Jeff Tweedy recently said, “No one needs new Wilco music,” and it’s easy to take a band like Wilco for granted these days. Though the band has never made a bad album, it’s been awhile since they’ve made anything as audacious as, say, A Ghost Is Born. Not that cheekily-titled records like Schmilco and Star Wars aren’t worth checking out—quite the contrary—just that they came across as relatively low-stakes given the adventurousness fans have come to expect.
With Ode to Joy, Wilco have challenged themselves to make a record that is vital while remaining true to themselves. The result is a record that toes the line between anxiety and fatigue (both personal and collective) and a scrappy, dogged kind of joy. It’s their most urgent release since 2011’s The Whole Love.
Particularly striking are the drums on this record, which give a thunderous, lumbering shape to many of the songs. At times, they evoke a profound weariness; at others, menacing or determined. (Tweedy has likened these drums to a heartbeat, and it’s an appropriate comparison.) Heavy, lumbering drums kick off the opening track “Bright Leaves.” Over these plodding, kick-drum footfalls, Tweedy sounds defeated: “I never change / You never change / It’s my fault / There’s no decision.”
It’s a dark opener for an album called Ode to Joy, and its follow-up “Before Us,” an extremely subdued country song buoyed by simple acoustic guitar and a drum-and-bass pulse, continues in this vein, coupling the personal weariness of “Bright Leaves” with a collective weariness. The speaker is simultaneously weighed down by and disconnected from history (“Alone with the people who have come before us”). Similarly, there is the weight of the present, as Tweedy sings, “Remember when wars would end? / Now when something’s dead / Now when something’s dead / We try to kill it again.”
“Quiet Amplifier,” the centerpiece and beating heart of the record, marks the moment when the personal and collective weariness of the album’s first movement fully intersects with the insistent joy more present in songs in the album’s latter half like “Hold Me Anyway.” The plodding percussion, heavier than anywhere else on the record, simultaneously calls to mind war drums and a forward march, simultaneously evoking fear and resilience. But the anxiety of the drums is offset by the warm cloud of guitars and cymbal shimmers that buoy the song, as Tweedy sings, “I tried in my way to love everyone.” Lyrically, this generous, stand-out track ends on a note of tentative hope: “Shy little stars will shine / Shy little flower on the vine.”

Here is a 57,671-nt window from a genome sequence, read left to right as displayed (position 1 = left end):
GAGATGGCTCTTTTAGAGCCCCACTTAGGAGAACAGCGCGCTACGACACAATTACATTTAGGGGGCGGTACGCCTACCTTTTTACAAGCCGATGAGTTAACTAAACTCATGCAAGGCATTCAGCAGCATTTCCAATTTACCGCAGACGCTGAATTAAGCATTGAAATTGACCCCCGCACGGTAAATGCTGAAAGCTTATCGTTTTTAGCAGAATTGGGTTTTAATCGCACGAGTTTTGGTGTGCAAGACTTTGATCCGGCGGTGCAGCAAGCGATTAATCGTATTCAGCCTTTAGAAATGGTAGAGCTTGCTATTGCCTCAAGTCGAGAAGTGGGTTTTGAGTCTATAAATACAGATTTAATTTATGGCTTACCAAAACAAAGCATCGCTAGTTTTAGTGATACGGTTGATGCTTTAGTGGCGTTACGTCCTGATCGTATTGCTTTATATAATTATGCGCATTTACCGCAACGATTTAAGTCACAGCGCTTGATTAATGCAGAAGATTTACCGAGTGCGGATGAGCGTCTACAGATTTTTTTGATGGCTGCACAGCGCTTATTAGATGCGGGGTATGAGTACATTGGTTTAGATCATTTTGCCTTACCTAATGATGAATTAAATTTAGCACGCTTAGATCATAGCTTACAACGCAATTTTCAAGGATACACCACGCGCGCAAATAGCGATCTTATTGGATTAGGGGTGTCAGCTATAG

After the opening suite of songs—bare and lumbering, sparkling and bleak—this turn in the album is not only welcome but thematically essential. The album’s title, rather than being ironic or tongue-in-cheek like Schmilco or Star Wars, speaks to a measured exploration of joy, one that maintains an awareness of alienation, grief, and power. Many of the songs in the album’s second half engage directly with this tension at the heart of joy, as is clear from the song titles themselves—“Love Is Everywhere (Beware),” “We Were Lucky” (emphasis on that past tense). “White Wooden Cross” may be the most interesting example of this theme. The song, with its charming piano thrums, is an original attempt at empathy through imagination, aware both of the variance and universality of experience. On seeing a cross by the side of the road, presumably a memorial for a lost loved one, Tweedy asks, “What would I do / If a white wooden cross meant that I’d lost you?” Given the fraught relationship to religion we’ve seen previously in Wilco songs like “One Sunday Morning (Song for Jane Smiley’s Boyfriend)”, this attempt at understanding is particularly meaningful.
Aside from “Quiet Amplifier,” the song that most embodies the tension between exhaustion and joy, defeatism and qualified hope on the album is the penultimate track “Hold Me Anyway.” It’s the jauntiest, most singalong-friendly track on the record, and it wades through this tension effortlessly. Tweedy asks, “Are we all in love just because” before immediately rejecting meaninglessness: “No, I think it’s poetry and magic.” There’s a Camusien combat contre l’absurde in lines like, “If time is just to kill, then I will.” It’s a song—and an album—that documents the questioning of meaning in an unreasonable world. How do we make sense of absurdity and suffering when “your Bible can’t be true,” as Tweedy has sung elsewhere?
The questioning on this song is fraught and earnest, but the whole band is having so much fun with it—pervasive melancholy has commingled with joy to such an extent that “Hold Me Anyway” does sound like a playful ode. To top it all off, the song features a crunchy, distorted guitar riff that is a delightful exhale on an otherwise tense record—it’s not quite “Impossible Germany,” but on an album like this, it sounds momentous. And Ode to Joy is a tense record, which may turn off casual listeners who find the album too slow, but this tautness makes those moments of release that much more gratifying.
The release of “Hold Me Anyway” is of course measured by the closing track, “An Empty Corner,” which features some of Tweedy’s most surreal lyrics, recalling classics like “I Am Trying to Break Your Heart.” But where that song had a swagger to its free association, the dreamlike evocations of “An Empty Corner” hum with dread—“There are sirens in the birds,” “My eyes need a shave,” “What else can go wrong?” But this album, like a Baroque painting, is consistent in tempering darkness with light, as Tweedy sings, “The power lines are down / Whipping sparks around / Like angels touching down,” showing a mind capable of conjuring its own angels.